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Kate Atkinson, acclaimed British novelist, shifted her sights to crime a few novels ago and garnered instant accolades for her work in that genre. When Will There Be Good News? was layered with motive, memory, mystery and well-developed characters in vivid environments as lovingly crafted as the plot. In Started Early, Took My Dog, some of the characters are back and the meticulously drawn people, elements and events are as thick as the puzzle pieces in any literary novel.
This time ex-cop, semi-retired private detective Jackson Brodie is vagabonding around the countryside in a used Saab, having been grifted of the several million a former client inexplicably left to him in her will by a con who married him to get closer to the cash. He’s hunting for the identity of a New Zealand client who was adopted as a toddler and can’t find any evidence of having existed as an infant. And hoping to track the missing “wife” and his bankroll, although with little expectation of success. At the same time that Brodie rescues a small, abused dog from a violent thug, retired cop Tracy Waterhouse rescues an abused kid from a prostitute by paying a thousand pounds cash for her on impulse.
The kid is a 4-year-old girl who settles right into life on the lam as her new guardian tries to clean her up, take care of her and avoid discovery as an impulsive childnapper. The dog is smart, compliant and might be a thoroughbred—it comes with a collar that says its name is “The Ambassador.” The cast of characters rapidly expands forward and back through time as the pursued and the pursuers try to outrun and outfox each other, trailing their lost loves, tragic memories and scores-to-settle after themselves like streamers of semaphore flags.
There are crooked cops, bereaved cops, crimes of passion with revolting aftermaths, an aging actress with Alzheimer’s, a retired conman with answers, missing social workers, cheap hotels, pricey parties and personal ghosts interwoven in the chase. Started Early…is not a thin or minimalist murder mystery. It is rich in detail, complex enough to demand attention—no casual read with myriad interruptions will do it justice–and centered on human hopes and failings more than on the crimes themselves. There are a lot of crimes. The resolution is not predictable or at all neat.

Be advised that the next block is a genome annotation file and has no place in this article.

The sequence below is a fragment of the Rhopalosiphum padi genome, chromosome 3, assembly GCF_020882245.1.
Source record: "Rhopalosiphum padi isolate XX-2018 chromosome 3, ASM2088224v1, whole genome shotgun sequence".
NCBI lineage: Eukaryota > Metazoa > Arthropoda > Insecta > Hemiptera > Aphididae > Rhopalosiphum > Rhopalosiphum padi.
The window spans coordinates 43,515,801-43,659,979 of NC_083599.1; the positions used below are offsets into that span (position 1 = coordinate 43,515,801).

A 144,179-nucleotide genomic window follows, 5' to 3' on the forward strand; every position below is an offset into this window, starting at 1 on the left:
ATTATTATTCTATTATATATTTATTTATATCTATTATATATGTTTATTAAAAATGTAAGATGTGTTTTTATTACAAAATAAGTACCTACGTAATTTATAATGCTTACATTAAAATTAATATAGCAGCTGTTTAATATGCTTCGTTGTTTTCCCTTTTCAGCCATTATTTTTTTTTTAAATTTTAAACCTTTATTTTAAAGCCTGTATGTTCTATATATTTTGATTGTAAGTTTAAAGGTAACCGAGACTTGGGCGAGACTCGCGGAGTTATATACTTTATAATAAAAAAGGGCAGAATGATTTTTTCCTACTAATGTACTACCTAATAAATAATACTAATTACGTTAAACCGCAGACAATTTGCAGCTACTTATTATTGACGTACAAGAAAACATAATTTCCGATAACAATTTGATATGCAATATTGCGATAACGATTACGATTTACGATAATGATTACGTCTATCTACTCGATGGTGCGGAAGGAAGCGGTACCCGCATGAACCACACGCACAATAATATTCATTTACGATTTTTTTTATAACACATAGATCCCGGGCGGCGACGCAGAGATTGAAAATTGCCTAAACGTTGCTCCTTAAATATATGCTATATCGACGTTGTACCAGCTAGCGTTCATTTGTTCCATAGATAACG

One of the pleasures in this book for me was the version I read. More than a year ago I spied it on a table of new mysteries at an independent bookstore with tall stacks, library ladders and regular shipments of hardbacks from England. I bought it on a whim and tried to keep my face blank when I discovered that it cost more than $50.00. Support for indie bookstores and hesitation made the book improvidently mine. Then I had no time to open it in the scramble for enough freelance work to keep the rest of my books housed indoors along with the people in our family. But my imported copy has every Britishism intact. It was a lot of fun to read, untranslated into American English.
Started Early, Took My Dog is a good mystery but not a “wow” mystery. Reading it nearly straight through helped me to keep the various threads from tangling. I like Kate Atkinson and will read her books again. But, if you get the chance, grab the British version and enjoy the flavor of the language that adds to the strong sense of place Atkinson creates.
Started Early, Took My Dog: A Novel Kate Atkinson | Doubleday 2010